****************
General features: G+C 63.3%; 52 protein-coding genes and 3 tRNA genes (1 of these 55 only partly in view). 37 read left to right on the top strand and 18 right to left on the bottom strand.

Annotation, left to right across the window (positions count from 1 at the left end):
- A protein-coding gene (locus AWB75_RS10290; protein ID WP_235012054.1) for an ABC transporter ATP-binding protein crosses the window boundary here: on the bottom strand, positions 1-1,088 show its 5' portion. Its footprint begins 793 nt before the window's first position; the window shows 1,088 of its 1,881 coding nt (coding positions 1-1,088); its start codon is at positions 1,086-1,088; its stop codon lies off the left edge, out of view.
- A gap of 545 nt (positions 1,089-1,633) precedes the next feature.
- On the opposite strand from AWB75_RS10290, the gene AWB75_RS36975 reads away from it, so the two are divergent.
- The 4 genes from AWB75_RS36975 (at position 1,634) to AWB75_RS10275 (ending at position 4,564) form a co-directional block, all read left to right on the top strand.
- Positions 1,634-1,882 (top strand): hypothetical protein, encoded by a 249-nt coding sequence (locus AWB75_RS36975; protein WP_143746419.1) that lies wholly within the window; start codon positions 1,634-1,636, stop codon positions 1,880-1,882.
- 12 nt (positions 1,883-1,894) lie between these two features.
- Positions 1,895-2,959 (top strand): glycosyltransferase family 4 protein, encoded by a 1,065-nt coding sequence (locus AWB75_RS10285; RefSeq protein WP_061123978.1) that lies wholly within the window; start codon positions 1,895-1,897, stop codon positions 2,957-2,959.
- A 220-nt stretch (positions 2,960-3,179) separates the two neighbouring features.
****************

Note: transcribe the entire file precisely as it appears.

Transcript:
General features: G+C 63.3%; 52 protein-coding genes and 3 tRNA genes (1 of these 55 only partly in view). 37 read left to right on the top strand and 18 right to left on the bottom strand.

Annotation, left to right across the window (positions count from 1 at the left end):
- A protein-coding gene (locus AWB75_RS10290; protein ID WP_235012054.1) for an ABC transporter ATP-binding protein crosses the window boundary here: on the bottom strand, positions 1-1,088 show its 5' portion. Its footprint begins 793 nt before the window's first position; the window shows 1,088 of its 1,881 coding nt (coding positions 1-1,088); its start codon is at positions 1,086-1,088; its stop codon lies off the left edge, out of view.
- A gap of 545 nt (positions 1,089-1,633) precedes the next feature.
- On the opposite strand from AWB75_RS10290, the gene AWB75_RS36975 reads away from it, so the two are divergent.
- The 4 genes from AWB75_RS36975 (at position 1,634) to AWB75_RS10275 (ending at position 4,564) form a co-directional block, all read left to right on the top strand.
- Positions 1,634-1,882 (top strand): hypothetical protein, encoded by a 249-nt coding sequence (locus AWB75_RS36975; protein WP_143746419.1) that lies wholly within the window; start codon positions 1,634-1,636, stop codon positions 1,880-1,882.
- 12 nt (positions 1,883-1,894) lie between these two features.
- Positions 1,895-2,959 (top strand): glycosyltransferase family 4 protein, encoded by a 1,065-nt coding sequence (locus AWB75_RS10285; RefSeq protein WP_061123978.1) that lies wholly within the window; start codon positions 1,895-1,897, stop codon positions 2,957-2,959.
- A 220-nt stretch (positions 2,960-3,179) separates the two neighbouring features.